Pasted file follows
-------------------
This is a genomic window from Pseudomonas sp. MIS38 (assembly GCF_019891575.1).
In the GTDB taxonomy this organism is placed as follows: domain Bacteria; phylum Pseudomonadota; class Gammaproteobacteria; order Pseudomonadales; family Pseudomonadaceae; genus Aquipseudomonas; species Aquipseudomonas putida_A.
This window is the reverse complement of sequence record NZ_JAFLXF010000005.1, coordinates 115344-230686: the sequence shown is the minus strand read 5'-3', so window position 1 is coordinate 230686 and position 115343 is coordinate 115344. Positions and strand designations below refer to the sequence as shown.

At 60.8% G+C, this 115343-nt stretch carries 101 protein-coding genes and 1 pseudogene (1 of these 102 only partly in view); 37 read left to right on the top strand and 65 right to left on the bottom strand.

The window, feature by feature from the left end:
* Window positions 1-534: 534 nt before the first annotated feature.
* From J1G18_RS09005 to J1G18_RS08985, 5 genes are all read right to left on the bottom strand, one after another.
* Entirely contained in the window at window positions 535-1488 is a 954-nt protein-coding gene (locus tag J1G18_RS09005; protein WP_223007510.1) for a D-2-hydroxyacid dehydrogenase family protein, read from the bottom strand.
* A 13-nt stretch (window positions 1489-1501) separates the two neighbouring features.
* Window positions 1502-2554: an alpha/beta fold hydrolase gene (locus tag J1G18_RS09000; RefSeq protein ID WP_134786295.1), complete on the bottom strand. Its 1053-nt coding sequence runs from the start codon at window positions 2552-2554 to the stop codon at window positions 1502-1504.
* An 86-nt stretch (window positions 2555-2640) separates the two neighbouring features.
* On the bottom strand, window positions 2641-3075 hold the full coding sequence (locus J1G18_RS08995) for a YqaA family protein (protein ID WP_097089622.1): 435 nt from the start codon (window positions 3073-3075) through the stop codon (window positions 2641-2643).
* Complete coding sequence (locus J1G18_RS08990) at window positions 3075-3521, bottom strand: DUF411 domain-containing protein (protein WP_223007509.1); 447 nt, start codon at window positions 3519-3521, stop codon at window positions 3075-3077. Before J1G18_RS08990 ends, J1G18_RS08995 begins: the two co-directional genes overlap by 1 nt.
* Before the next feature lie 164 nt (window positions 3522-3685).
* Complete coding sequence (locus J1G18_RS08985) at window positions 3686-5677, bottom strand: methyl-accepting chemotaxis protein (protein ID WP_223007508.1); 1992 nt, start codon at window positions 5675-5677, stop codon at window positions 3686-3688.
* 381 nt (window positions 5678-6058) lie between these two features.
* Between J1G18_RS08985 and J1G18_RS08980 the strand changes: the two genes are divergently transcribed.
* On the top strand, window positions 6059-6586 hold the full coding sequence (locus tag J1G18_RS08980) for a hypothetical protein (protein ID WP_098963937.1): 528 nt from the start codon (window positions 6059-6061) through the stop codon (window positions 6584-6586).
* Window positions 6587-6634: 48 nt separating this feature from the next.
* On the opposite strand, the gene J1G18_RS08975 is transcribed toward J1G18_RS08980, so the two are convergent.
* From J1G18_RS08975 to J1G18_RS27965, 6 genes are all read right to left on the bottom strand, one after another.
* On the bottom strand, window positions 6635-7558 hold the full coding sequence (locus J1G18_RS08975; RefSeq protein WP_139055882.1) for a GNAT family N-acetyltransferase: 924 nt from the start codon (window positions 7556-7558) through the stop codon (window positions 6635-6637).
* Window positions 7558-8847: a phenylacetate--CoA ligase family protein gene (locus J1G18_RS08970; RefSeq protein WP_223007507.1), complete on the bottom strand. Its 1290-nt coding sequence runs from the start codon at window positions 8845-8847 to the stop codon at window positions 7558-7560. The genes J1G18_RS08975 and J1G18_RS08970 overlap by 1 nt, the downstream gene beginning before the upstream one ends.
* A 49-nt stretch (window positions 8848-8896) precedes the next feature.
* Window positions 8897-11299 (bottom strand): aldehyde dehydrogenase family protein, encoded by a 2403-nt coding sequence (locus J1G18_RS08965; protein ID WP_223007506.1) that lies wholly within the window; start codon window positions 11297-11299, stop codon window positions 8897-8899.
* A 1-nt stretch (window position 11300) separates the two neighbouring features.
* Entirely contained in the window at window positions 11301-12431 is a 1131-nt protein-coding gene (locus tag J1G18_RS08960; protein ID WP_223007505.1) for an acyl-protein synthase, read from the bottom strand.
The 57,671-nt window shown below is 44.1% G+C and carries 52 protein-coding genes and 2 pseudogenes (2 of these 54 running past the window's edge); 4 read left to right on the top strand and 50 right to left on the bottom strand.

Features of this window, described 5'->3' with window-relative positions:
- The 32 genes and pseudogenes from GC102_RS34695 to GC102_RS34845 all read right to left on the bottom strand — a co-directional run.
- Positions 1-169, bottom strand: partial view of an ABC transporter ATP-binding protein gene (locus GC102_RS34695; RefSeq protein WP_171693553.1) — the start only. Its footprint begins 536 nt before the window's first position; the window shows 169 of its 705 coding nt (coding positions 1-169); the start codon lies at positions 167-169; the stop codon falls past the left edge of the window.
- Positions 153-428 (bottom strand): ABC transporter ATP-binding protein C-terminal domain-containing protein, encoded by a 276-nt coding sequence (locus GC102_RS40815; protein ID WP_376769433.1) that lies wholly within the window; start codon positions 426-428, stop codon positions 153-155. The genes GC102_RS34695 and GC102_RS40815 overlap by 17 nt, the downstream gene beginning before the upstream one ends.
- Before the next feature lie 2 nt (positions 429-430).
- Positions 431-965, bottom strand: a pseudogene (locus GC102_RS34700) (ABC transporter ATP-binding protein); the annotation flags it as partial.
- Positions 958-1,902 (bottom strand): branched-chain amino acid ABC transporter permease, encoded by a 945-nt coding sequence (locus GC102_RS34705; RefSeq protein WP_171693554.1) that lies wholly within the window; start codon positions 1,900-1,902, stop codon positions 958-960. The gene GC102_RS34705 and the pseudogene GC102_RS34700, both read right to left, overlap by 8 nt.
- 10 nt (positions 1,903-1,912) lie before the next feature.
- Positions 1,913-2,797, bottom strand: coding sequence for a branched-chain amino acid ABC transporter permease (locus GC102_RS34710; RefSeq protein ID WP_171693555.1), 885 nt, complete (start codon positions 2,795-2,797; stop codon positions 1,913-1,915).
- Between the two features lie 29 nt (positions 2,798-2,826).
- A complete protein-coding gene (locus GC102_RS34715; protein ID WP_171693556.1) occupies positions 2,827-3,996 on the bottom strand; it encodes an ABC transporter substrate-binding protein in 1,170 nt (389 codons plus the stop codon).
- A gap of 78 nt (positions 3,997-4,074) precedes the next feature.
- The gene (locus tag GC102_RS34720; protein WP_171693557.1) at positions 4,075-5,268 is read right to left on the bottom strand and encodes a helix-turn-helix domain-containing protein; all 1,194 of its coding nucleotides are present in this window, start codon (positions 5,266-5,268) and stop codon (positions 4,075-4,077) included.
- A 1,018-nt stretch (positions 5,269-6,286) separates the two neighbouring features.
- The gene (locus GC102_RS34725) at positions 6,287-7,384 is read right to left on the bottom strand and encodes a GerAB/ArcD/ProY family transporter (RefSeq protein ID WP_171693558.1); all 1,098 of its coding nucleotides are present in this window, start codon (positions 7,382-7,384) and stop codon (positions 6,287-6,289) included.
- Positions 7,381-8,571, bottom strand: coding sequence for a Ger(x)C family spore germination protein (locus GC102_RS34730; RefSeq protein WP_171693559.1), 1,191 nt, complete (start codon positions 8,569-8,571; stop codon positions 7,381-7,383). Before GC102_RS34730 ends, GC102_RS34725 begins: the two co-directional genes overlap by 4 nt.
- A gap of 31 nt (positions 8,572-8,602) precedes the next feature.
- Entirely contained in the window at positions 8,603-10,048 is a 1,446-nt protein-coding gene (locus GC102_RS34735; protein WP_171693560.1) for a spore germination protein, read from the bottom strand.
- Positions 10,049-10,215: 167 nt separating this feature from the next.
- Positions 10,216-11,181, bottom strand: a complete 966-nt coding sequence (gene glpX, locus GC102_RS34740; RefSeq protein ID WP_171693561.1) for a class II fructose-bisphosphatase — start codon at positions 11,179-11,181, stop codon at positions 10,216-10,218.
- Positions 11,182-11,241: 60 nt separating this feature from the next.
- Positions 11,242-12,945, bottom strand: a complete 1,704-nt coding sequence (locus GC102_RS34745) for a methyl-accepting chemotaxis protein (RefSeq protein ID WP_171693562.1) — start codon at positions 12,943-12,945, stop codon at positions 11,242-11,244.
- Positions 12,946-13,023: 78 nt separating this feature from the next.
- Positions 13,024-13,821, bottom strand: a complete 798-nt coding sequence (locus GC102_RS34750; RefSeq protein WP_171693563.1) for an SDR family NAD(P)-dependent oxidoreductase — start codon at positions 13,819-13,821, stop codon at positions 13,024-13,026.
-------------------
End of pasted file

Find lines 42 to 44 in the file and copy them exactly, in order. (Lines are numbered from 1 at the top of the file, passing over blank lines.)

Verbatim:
- A 1,018-nt stretch (positions 5,269-6,286) separates the two neighbouring features.
- The gene (locus GC102_RS34725) at positions 6,287-7,384 is read right to left on the bottom strand and encodes a GerAB/ArcD/ProY family transporter (RefSeq protein ID WP_171693558.1); all 1,098 of its coding nucleotides are present in this window, start codon (positions 7,382-7,384) and stop codon (positions 6,287-6,289) included.
- Positions 7,381-8,571, bottom strand: coding sequence for a Ger(x)C family spore germination protein (locus GC102_RS34730; RefSeq protein WP_171693559.1), 1,191 nt, complete (start codon positions 8,569-8,571; stop codon positions 7,381-7,383). Before GC102_RS34730 ends, GC102_RS34725 begins: the two co-directional genes overlap by 4 nt.